California Olive Oil Production
Some California olive companies specialize in producing olive oil and are becoming worthy competitors in the virgin olive oil market. This market is comprised of people who care about nutritious foods and often shop at health-food stores, which is a good thing for California olive companies because now they can take advantage of a new market to compensate for the heavy losses these types of businesses took when affordable imported oils almost ran them out of business in the 1940s.
Depending on when the olives are pressed, West Coast Products is able to produce a diversity of olive oils that will be sold to wholesalers who will either blend the oils or market them as their own product. In New York City, high society cooks enjoy this high quality oil by accessing it from a spigot in Zabar’s delicatessen.
Olive products are labeled in a variety of ways. Some vendors use the year the crop was harvested as a classification tool. Some mention the type of olive oil plant the fruit came from. Others remark about the provided nutrients and the omission of harmful preservatives. They will either use the label cold pressed, virgin, etc. to try to differentiate their oil from other qualities. Currently, there are no laws requiring vendors to identify their olive oils as either unrefined or refined. So, this means a vendor can label their olive oil as virgin or extra virgin and still not have a high quality olive oil. As long as the oil is not refined, the vendor can label it as virgin olive oil. However, most California vendors stand by their products as being high quality and wish those companies marketing lower quality oils would designate their oils as such so that consumers won’t be fooled by fake labeling.
However, even the highest quality California olive oils are still surpassed by their imported counterparts. When compared to the olive oil made in Tuscan, the Mission olive oil is considered bland, and this oil is coming from the best and oldest California crop out there. However, places like Sciabica and West Coast tend to produce an olive oil quality that is very desirable for olive oil fans. However, not all companies are like West Coast who are known for their superb European-style oils. Since California produces five types of olive, the quality of the oils will vary. Mission olives produce the best quality oil. Manzanillo olives may have high oil content when pressed, but the quality of the oil’s taste is diminished. The Ascolano produces high quality oil, but the volume of oil produced per cold pressing is low, which makes it an expensive process unless it is blended with other oils. And to make matters worse, since the companies producing olive oil tend to press the whole fruit—pit and all—the resulting oil has a very obvious woody-type flavor (coming from the pit).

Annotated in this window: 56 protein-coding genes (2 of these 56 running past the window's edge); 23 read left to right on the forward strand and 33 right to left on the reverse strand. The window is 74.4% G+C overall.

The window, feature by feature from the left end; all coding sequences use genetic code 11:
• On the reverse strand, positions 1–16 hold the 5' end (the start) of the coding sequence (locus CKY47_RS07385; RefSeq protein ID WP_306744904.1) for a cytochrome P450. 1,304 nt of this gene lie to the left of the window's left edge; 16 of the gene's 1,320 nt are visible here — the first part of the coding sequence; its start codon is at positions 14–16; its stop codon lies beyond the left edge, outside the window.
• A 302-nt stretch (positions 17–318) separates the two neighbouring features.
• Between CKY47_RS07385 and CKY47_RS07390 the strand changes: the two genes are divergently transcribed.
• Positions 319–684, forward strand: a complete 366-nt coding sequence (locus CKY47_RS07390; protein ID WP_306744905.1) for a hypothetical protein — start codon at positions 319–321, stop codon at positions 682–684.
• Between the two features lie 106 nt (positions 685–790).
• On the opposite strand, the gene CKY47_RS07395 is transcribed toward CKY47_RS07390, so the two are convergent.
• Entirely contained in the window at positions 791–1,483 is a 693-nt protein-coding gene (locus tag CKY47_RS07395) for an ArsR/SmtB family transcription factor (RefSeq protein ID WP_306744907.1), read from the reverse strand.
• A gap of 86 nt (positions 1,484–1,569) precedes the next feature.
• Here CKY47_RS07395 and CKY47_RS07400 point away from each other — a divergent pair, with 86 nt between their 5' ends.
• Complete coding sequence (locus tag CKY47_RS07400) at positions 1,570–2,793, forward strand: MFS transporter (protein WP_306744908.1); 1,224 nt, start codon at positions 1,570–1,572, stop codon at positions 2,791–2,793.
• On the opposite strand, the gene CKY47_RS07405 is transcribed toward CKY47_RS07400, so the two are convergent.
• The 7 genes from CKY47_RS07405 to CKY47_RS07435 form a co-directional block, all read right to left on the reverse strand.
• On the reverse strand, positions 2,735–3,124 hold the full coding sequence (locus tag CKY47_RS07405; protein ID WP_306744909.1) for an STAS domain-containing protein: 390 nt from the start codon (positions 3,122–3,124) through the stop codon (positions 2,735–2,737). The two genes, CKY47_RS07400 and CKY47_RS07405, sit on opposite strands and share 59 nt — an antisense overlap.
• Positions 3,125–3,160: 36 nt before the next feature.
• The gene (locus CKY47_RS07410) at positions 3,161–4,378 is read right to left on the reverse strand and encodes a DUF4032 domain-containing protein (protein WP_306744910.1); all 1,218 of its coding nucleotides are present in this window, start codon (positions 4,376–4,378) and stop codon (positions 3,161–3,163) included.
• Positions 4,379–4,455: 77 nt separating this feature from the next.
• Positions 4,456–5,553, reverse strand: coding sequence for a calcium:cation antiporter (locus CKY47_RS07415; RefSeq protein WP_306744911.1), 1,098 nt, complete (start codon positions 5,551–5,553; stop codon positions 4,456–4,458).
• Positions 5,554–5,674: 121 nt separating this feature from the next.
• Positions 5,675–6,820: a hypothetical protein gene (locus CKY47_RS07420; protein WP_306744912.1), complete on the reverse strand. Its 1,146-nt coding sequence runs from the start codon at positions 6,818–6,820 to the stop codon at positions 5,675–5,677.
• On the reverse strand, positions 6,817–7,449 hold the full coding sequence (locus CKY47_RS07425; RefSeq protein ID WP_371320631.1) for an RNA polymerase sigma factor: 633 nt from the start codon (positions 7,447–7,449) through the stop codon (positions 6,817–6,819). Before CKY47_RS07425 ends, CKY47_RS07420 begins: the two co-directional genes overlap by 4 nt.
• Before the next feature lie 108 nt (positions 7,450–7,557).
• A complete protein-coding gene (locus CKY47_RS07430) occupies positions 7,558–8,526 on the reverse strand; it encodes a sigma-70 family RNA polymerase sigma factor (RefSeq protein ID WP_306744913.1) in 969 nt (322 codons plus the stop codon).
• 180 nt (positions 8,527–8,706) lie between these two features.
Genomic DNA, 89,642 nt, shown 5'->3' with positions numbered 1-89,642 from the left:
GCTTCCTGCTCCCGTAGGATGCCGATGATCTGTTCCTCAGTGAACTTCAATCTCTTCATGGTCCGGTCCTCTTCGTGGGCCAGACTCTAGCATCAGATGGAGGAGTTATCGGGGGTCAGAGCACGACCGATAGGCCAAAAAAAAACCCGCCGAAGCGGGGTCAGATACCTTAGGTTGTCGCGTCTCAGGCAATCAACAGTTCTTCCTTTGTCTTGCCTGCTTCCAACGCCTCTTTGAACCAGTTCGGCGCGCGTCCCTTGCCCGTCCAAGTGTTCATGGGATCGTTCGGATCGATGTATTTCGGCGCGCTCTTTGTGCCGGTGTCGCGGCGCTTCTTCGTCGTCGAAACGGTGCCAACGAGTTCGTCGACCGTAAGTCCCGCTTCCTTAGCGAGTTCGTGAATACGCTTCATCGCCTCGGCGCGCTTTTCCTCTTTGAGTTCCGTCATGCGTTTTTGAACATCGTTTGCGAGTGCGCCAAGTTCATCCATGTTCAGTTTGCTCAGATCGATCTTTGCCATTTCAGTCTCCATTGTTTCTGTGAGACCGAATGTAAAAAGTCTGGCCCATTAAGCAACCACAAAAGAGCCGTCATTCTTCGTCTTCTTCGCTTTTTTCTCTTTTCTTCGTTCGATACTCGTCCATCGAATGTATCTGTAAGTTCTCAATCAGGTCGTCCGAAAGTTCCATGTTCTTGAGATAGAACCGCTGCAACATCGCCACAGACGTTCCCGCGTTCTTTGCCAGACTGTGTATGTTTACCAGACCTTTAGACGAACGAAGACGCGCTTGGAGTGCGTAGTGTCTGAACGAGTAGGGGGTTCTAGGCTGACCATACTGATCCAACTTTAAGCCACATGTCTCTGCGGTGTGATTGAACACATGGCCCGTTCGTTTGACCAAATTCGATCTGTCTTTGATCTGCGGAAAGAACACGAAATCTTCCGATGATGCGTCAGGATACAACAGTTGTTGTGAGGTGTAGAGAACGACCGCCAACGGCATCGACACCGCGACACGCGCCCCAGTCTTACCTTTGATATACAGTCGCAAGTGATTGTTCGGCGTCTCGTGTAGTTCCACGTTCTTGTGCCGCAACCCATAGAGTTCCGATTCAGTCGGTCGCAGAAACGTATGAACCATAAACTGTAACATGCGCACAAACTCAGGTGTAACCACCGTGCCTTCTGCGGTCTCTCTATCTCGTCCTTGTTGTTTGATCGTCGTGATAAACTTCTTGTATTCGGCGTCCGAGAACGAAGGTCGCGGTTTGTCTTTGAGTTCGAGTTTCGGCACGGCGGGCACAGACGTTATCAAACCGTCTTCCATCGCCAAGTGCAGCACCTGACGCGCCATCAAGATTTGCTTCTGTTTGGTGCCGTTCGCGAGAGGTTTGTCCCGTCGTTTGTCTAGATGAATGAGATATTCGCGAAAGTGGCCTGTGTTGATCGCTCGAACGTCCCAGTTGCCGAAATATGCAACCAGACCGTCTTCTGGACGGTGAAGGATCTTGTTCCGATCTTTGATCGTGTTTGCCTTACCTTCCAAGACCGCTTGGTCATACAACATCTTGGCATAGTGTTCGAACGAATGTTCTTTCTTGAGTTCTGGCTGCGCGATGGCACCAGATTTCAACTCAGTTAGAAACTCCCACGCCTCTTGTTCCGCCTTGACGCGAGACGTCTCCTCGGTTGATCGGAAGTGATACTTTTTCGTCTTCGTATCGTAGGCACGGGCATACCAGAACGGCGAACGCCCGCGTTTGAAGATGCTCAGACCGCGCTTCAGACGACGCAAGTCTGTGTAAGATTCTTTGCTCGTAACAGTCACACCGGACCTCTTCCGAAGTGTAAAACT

A unique and interesting trend is happening among the members of the Northern California Olive Oil Council. Some members are vying for a return of Spanish olive trees in California. Two revolutionary farmers, Nan McEvoy (whose farm is in Marin County near Petaluma)and Ridgeley Evers (whose farm is in Sonoma County near Healdsburg), are striving to import olive trees from Tuscany, a location known for its high quality olive oil. Each one of these revolutionary farmers has, to a certain degree, enlisted the help of Italian horticulturists and nurserymen. Dr. Maurizio Castelli (refer to The Olive Oil of Tuscany on page 46) is helping the McEvoy team in realizing their Tuscan olives. On the other hand, Evers piloted a very unsuccessful pressing in 1993 and didn’t produce enough olive oil to commercially market it. Nevertheless, both McEvoy and Evers have propositions that will inevitably yield some of the highest quality olive oil California has ever produced and will probably become a worthy competitor with Tuscany.